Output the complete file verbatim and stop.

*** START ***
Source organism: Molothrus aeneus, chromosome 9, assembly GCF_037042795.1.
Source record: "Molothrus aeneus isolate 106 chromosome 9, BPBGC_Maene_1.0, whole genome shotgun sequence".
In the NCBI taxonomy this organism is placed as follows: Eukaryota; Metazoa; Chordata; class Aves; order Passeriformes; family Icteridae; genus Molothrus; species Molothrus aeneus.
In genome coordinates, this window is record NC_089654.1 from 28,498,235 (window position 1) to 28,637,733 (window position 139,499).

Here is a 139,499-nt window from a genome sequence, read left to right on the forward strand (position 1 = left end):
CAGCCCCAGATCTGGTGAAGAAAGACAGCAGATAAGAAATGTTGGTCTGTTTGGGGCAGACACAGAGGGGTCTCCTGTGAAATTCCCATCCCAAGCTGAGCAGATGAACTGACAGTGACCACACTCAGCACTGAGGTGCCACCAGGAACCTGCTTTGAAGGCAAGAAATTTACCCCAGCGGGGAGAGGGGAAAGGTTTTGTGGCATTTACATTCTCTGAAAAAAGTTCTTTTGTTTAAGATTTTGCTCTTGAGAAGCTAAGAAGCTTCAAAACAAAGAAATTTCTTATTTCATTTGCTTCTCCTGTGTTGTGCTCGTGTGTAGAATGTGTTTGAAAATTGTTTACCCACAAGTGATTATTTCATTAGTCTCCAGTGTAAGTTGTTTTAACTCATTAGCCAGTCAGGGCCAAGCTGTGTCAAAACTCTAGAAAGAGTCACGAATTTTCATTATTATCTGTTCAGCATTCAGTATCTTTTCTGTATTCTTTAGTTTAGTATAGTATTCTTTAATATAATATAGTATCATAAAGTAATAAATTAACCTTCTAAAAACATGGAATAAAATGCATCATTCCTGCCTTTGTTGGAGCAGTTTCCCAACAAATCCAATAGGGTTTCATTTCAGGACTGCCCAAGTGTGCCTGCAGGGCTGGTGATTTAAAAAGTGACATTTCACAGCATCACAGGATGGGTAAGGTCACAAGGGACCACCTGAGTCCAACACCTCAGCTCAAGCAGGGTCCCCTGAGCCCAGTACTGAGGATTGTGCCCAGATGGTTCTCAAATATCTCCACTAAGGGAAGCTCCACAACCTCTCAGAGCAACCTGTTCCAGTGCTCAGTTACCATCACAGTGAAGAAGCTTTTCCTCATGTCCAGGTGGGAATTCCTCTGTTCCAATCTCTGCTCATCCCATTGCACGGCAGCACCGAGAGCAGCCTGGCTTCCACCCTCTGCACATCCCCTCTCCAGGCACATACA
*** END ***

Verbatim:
Source organism: Molothrus aeneus, chromosome 9, assembly GCF_037042795.1.
Source record: "Molothrus aeneus isolate 106 chromosome 9, BPBGC_Maene_1.0, whole genome shotgun sequence".
In the NCBI taxonomy this organism is placed as follows: Eukaryota; Metazoa; Chordata; class Aves; order Passeriformes; family Icteridae; genus Molothrus; species Molothrus aeneus.
In genome coordinates, this window is record NC_089654.1 from 28,498,235 (window position 1) to 28,637,733 (window position 139,499).

Here is a 139,499-nt window from a genome sequence, read left to right on the forward strand (position 1 = left end):
CAGCCCCAGATCTGGTGAAGAAAGACAGCAGATAAGAAATGTTGGTCTGTTTGGGGCAGACACAGAGGGGTCTCCTGTGAAATTCCCATCCCAAGCTGAGCAGATGAACTGACAGTGACCACACTCAGCACTGAGGTGCCACCAGGAACCTGCTTTGAAGGCAAGAAATTTACCCCAGCGGGGAGAGGGGAAAGGTTTTGTGGCATTTACATTCTCTGAAAAAAGTTCTTTTGTTTAAGATTTTGCTCTTGAGAAGCTAAGAAGCTTCAAAACAAAGAAATTTCTTATTTCATTTGCTTCTCCTGTGTTGTGCTCGTGTGTAGAATGTGTTTGAAAATTGTTTACCCACAAGTGATTATTTCATTAGTCTCCAGTGTAAGTTGTTTTAACTCATTAGCCAGTCAGGGCCAAGCTGTGTCAAAACTCTAGAAAGAGTCACGAATTTTCATTATTATCTGTTCAGCATTCAGTATCTTTTCTGTATTCTTTAGTTTAGTATAGTATTCTTTAATATAATATAGTATCATAAAGTAATAAATTAACCTTCTAAAAACATGGAATAAAATGCATCATTCCTGCCTTTGTTGGAGCAGTTTCCCAACAAATCCAATAGGGTTTCATTTCAGGACTGCCCAAGTGTGCCTGCAGGGCTGGTGATTTAAAAAGTGACATTTCACAGCATCACAGGATGGGTAAGGTCACAAGGGACCACCTGAGTCCAACACCTCAGCTCAAGCAGGGTCCCCTGAGCCCAGTACTGAGGATTGTGCCCAGATGGTTCTCAAATATCTCCACTAAGGGAAGCTCCACAACCTCTCAGAGCAACCTGTTCCAGTGCTCAGTTACCATCACAGTGAAGAAGCTTTTCCTCATGTCCAGGTGGGAATTCCTCTGTTCCAATCTCTGCTCATCCCATTGCACGGCAGCACCGAGAGCAGCCTGGCTTCCACCCTCTGCACATCCCCTCTCCAGGCACATACA